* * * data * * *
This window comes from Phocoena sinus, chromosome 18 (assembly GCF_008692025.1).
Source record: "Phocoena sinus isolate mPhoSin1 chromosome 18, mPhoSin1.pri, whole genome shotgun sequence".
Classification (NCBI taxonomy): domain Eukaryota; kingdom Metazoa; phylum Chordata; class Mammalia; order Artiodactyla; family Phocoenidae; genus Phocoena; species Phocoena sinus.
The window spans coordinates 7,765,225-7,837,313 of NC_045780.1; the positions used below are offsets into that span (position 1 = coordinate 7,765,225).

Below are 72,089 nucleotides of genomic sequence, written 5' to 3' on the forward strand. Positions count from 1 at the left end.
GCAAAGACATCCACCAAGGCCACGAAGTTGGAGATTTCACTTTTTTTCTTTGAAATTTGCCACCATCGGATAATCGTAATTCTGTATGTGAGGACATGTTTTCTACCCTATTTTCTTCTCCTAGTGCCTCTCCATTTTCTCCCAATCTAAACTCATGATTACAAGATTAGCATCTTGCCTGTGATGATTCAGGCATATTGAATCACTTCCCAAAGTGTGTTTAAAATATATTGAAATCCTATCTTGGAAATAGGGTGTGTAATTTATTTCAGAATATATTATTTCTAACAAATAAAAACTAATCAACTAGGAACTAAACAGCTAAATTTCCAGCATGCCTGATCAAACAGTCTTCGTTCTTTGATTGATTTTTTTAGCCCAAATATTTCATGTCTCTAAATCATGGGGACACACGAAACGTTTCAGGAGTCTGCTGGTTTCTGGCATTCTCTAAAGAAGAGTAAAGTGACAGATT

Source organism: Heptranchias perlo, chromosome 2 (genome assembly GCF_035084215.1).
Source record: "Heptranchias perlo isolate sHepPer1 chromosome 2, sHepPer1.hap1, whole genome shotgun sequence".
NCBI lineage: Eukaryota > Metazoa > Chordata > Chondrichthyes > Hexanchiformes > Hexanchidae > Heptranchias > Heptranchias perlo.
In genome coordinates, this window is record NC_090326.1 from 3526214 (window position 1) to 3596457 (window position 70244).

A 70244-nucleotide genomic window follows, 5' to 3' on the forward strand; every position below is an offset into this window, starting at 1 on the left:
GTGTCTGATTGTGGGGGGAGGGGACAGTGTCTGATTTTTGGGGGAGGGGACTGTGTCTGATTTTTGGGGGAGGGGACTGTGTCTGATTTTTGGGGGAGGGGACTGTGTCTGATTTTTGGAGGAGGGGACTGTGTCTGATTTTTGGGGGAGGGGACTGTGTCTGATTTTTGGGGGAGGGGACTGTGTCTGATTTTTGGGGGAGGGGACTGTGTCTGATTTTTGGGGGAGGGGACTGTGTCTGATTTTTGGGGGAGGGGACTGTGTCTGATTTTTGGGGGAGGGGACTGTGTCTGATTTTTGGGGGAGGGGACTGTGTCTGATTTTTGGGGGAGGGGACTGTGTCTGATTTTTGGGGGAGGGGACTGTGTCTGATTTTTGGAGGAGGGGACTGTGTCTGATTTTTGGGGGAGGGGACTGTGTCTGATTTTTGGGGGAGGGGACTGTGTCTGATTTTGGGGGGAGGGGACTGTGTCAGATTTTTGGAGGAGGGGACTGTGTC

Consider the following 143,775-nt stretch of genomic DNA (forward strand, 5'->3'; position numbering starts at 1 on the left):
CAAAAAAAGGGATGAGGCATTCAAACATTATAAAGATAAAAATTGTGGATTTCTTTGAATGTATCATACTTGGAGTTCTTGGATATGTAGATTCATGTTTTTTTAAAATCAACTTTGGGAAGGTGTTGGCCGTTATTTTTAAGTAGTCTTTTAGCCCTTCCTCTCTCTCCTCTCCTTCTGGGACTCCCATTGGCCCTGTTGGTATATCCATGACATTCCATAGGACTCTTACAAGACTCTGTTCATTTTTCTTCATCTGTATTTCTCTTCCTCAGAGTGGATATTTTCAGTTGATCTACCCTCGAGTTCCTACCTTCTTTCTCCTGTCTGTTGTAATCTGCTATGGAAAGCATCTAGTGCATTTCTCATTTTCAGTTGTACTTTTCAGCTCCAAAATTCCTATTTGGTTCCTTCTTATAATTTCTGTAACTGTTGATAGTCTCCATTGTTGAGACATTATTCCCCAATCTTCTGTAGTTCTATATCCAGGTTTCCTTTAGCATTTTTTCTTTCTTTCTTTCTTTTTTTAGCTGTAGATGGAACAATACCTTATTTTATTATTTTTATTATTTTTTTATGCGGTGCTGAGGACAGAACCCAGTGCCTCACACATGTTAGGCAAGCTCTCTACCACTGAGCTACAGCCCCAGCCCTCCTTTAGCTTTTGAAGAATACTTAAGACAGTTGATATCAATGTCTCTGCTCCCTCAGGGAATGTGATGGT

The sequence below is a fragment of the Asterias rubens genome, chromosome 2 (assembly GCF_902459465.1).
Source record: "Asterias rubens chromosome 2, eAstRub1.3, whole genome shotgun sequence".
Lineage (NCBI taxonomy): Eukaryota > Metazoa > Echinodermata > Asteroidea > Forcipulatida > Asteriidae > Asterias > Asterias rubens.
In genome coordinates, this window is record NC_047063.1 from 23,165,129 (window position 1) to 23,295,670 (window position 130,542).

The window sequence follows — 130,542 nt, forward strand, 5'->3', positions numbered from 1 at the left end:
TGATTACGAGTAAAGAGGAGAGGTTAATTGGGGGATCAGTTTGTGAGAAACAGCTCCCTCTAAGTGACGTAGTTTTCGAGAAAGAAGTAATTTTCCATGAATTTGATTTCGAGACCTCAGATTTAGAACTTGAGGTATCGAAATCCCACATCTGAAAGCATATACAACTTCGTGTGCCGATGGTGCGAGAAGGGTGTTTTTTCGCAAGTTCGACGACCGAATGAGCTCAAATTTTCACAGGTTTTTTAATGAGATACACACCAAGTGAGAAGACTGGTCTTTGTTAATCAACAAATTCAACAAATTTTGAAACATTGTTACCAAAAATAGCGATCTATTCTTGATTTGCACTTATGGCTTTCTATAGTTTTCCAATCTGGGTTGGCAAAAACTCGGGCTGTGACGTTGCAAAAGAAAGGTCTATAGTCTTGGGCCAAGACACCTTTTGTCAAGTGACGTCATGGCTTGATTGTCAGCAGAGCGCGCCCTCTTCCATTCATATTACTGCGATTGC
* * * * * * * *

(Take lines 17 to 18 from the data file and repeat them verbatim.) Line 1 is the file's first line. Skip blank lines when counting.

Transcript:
Lineage (NCBI taxonomy): Eukaryota > Metazoa > Echinodermata > Asteroidea > Forcipulatida > Asteriidae > Asterias > Asterias rubens.
In genome coordinates, this window is record NC_047063.1 from 23,165,129 (window position 1) to 23,295,670 (window position 130,542).